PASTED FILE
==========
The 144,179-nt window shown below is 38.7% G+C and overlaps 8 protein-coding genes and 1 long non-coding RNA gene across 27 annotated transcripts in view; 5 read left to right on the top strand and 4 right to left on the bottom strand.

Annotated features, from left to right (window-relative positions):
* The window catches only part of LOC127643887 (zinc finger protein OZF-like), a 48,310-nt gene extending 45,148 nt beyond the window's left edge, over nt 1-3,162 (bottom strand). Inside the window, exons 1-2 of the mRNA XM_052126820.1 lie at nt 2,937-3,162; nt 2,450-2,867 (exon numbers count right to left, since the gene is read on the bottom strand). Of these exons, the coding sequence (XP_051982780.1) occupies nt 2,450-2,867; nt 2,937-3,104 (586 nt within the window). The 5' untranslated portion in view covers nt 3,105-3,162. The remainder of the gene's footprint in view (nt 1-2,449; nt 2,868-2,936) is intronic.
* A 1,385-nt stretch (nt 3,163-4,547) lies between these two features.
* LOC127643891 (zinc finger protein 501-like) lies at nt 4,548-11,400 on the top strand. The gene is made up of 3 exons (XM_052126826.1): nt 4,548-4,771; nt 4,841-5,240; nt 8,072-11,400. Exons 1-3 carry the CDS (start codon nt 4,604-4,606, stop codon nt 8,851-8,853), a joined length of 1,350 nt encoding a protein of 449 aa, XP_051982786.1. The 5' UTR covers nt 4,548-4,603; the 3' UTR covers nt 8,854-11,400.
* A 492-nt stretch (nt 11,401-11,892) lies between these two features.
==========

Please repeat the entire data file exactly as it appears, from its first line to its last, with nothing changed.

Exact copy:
The 144,179-nt window shown below is 38.7% G+C and overlaps 8 protein-coding genes and 1 long non-coding RNA gene across 27 annotated transcripts in view; 5 read left to right on the top strand and 4 right to left on the bottom strand.

Annotated features, from left to right (window-relative positions):
* The window catches only part of LOC127643887 (zinc finger protein OZF-like), a 48,310-nt gene extending 45,148 nt beyond the window's left edge, over nt 1-3,162 (bottom strand). Inside the window, exons 1-2 of the mRNA XM_052126820.1 lie at nt 2,937-3,162; nt 2,450-2,867 (exon numbers count right to left, since the gene is read on the bottom strand). Of these exons, the coding sequence (XP_051982780.1) occupies nt 2,450-2,867; nt 2,937-3,104 (586 nt within the window). The 5' untranslated portion in view covers nt 3,105-3,162. The remainder of the gene's footprint in view (nt 1-2,449; nt 2,868-2,936) is intronic.
* A 1,385-nt stretch (nt 3,163-4,547) lies between these two features.
* LOC127643891 (zinc finger protein 501-like) lies at nt 4,548-11,400 on the top strand. The gene is made up of 3 exons (XM_052126826.1): nt 4,548-4,771; nt 4,841-5,240; nt 8,072-11,400. Exons 1-3 carry the CDS (start codon nt 4,604-4,606, stop codon nt 8,851-8,853), a joined length of 1,350 nt encoding a protein of 449 aa, XP_051982786.1. The 5' UTR covers nt 4,548-4,603; the 3' UTR covers nt 8,854-11,400.
* A 492-nt stretch (nt 11,401-11,892) lies between these two features.